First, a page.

From England the Countess Rossi went to Prussia. After having sung the usual time at Berlin, she repaired to Warsaw. In the Polish capital she was overtaken by a revolution—source of so many sanguinary conflicts in that unfortunate kingdom. However, this convulsion, so unfortunate for others, only led Madame de Rossi to new and increased triumphs. She removed to St. Petersburg; and there her singing produced unparalleled effect and the most lasting impression. The Emperor and Empress, from that moment, conceived for her the greatest partiality, and she was the object of even more than that delicate, as well as generous liberality, for which the court of the Czar is so justly renowned.

In the mean time, the Count de Rossi had been compelled to separate momentarily from his lady. The aspect of affairs in Belgium demanded that a young and active diplomatist should immediately be dispatched to the court of the King of the Netherlands. The Sardinian Cabinet chose Count Rossi for this office, and he received orders in 1829 immediately to repair to Brussels. There he was still in 1830, when the revolution broke out—in truly lyrical style—after a performance of Masaniello ! From Brussels, like the other members of the diplomatic body accredited at this Court, he went to the Hague, the residence of the King of Holland, still considered as the legitimate King of Belgium as well as Holland, until Talleyrand and his confederates in the Hollando-Belgian Conference  said, like the quack doctor in Molière, "nous avons changé tout celà."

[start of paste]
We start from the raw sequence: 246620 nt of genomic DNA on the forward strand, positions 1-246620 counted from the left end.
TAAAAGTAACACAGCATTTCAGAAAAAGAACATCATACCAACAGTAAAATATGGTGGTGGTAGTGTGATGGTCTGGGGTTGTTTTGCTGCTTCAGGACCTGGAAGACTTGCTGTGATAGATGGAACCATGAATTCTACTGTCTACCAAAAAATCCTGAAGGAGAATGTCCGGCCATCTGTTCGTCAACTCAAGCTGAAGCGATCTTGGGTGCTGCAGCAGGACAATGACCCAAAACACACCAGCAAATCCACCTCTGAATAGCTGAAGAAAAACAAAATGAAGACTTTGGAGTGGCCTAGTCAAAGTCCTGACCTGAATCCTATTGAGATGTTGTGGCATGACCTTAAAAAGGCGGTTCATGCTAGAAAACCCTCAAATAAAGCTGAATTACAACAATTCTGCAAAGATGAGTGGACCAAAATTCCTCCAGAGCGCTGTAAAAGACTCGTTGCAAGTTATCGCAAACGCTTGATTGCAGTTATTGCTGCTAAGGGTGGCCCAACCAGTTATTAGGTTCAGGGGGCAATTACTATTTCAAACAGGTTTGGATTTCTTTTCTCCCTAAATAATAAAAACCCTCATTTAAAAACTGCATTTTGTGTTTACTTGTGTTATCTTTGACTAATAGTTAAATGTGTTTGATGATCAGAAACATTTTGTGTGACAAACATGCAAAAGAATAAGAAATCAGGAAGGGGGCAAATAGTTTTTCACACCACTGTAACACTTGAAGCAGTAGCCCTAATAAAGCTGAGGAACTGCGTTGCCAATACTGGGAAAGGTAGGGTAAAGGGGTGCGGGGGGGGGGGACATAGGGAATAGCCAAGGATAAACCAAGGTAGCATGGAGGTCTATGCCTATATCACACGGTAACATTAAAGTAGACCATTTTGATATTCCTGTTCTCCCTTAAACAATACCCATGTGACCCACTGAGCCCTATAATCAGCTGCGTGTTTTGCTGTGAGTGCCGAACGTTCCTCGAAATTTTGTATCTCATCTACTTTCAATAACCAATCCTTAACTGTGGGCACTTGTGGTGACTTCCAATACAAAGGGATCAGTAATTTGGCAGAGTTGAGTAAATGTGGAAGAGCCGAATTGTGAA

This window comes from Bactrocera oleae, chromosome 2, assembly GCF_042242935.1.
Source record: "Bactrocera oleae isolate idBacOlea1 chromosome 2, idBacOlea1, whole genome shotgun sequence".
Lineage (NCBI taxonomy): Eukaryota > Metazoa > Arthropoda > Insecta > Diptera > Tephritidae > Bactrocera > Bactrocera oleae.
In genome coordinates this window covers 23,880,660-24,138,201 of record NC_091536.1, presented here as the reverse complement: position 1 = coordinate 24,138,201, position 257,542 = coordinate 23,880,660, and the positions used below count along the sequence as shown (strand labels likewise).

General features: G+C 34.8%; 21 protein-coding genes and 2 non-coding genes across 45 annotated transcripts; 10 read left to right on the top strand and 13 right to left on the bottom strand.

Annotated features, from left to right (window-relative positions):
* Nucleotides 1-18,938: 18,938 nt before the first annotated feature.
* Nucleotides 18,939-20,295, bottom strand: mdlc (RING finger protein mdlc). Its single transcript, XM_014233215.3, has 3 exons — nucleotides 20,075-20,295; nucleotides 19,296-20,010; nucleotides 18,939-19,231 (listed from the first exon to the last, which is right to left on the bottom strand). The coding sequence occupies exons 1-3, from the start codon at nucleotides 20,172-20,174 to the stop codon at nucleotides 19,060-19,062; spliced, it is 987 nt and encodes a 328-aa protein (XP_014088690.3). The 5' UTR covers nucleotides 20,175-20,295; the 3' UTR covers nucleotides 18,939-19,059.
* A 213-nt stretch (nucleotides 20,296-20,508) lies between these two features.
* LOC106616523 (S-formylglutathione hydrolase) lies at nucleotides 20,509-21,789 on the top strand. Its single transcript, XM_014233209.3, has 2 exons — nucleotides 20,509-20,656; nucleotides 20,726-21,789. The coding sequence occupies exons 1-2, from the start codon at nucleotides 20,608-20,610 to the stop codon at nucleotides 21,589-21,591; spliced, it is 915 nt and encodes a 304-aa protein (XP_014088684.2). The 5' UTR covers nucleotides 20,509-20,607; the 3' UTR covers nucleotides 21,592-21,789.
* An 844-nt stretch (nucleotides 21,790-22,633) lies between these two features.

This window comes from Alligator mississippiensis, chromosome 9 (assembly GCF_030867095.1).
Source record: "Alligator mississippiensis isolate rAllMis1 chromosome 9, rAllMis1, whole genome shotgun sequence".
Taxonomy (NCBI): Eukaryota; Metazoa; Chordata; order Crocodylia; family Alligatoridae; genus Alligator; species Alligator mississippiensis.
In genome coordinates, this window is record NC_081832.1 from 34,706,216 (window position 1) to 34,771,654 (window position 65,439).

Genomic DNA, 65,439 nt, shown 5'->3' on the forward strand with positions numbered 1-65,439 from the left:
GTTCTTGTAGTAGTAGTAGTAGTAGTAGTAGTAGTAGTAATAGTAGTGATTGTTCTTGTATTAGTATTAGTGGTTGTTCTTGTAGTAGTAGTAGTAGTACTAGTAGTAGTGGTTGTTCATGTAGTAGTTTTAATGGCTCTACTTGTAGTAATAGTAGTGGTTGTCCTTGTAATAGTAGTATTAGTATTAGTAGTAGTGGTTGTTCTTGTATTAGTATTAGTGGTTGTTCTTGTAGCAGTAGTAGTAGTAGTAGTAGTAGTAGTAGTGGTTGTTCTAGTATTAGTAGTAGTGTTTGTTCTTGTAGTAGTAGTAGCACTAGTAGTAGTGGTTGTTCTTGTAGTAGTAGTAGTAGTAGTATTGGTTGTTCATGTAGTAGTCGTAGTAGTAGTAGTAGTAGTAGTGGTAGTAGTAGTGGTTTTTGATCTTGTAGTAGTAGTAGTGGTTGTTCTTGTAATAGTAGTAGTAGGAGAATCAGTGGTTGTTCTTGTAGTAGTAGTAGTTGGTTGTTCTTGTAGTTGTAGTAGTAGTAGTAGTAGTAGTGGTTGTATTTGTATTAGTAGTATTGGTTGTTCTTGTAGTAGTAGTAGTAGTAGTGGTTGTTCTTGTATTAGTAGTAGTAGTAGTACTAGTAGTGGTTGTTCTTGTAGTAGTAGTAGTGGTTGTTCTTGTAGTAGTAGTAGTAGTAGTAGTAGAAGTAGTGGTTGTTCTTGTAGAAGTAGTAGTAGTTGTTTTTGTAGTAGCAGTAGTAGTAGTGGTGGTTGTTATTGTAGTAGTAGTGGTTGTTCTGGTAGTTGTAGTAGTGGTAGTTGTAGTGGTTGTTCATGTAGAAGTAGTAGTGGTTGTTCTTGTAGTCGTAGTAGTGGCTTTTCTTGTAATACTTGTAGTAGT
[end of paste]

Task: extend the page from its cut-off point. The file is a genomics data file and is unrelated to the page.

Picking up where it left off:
Here began a new phase in the life of the Countess Rossi. The King of Sardinia, cognizant of all the amiable qualities, as well as virtues, which fitted the great vocalist for the most exalted sphere of society, at last authorized the Count Rossi openly to announce his marriage. Madame de Rossi, at St. Petersburg, bid adieu to the stage: and, arriving at the Hague, the Count Rossi presented her to the whole diplomatic body assembled and to the Court. If there had existed the slightest hesitation as to the cordiality with which so bright a character should be received, the first sight, and the first moments spent with Madame de Rossi convinced the most stilted and hypercritical personages that, in her, they beheld one destined to adorn every position in life in which she might be placed, and who, fortunately for them, was about to bring them, whether in their official réunions, or in the private intimacy of life, a great accession of pleasure. Madame de Rossi dropped as naturally into her position, amidst the votaries of court and politics, as she had done into her parts on the stage, with this difference, that here nothing was studied, not even the words she uttered, but she found herself in the natural element of one whose mind and tastes were plainly created for the enjoyment of everything that is tasteful, refined, and truthful. If her reception at first was most kindly courteous, in a very short time it was friendly in the extreme, and she became the idol of the society of the Hague. Nothing could exceed the delight with which the young Countess dropped into the calm mode of life of the small town of the Hague, far removed from the contentions and excitement of operatic life, but also from the turmoils of politics, and the agitations of the great capitals of Europe. Unlike so many other denizens of the stage, in her privacy there never was observed in the manners of Madame de Rossi the slightest trace of her habitual avocations. At the Hague, whether in the intercourse of the courtly personages, or in the calm enjoyment of beautiful scenery and rural diversions, no thought but of the present appeared ever to intrude upon the memory of one, since her earliest years, accustomed to sway the audiences of every capital, as if it were with the wand of an enchanter—the crowds alternately hushed to dead silence—a moment later excited  to the loudest and most enthusiastic applause. But from the moment that Madame de Rossi left the stage, up to the hour when she was compelled to return to it, she ever appeared, like Thomson's Patroness—only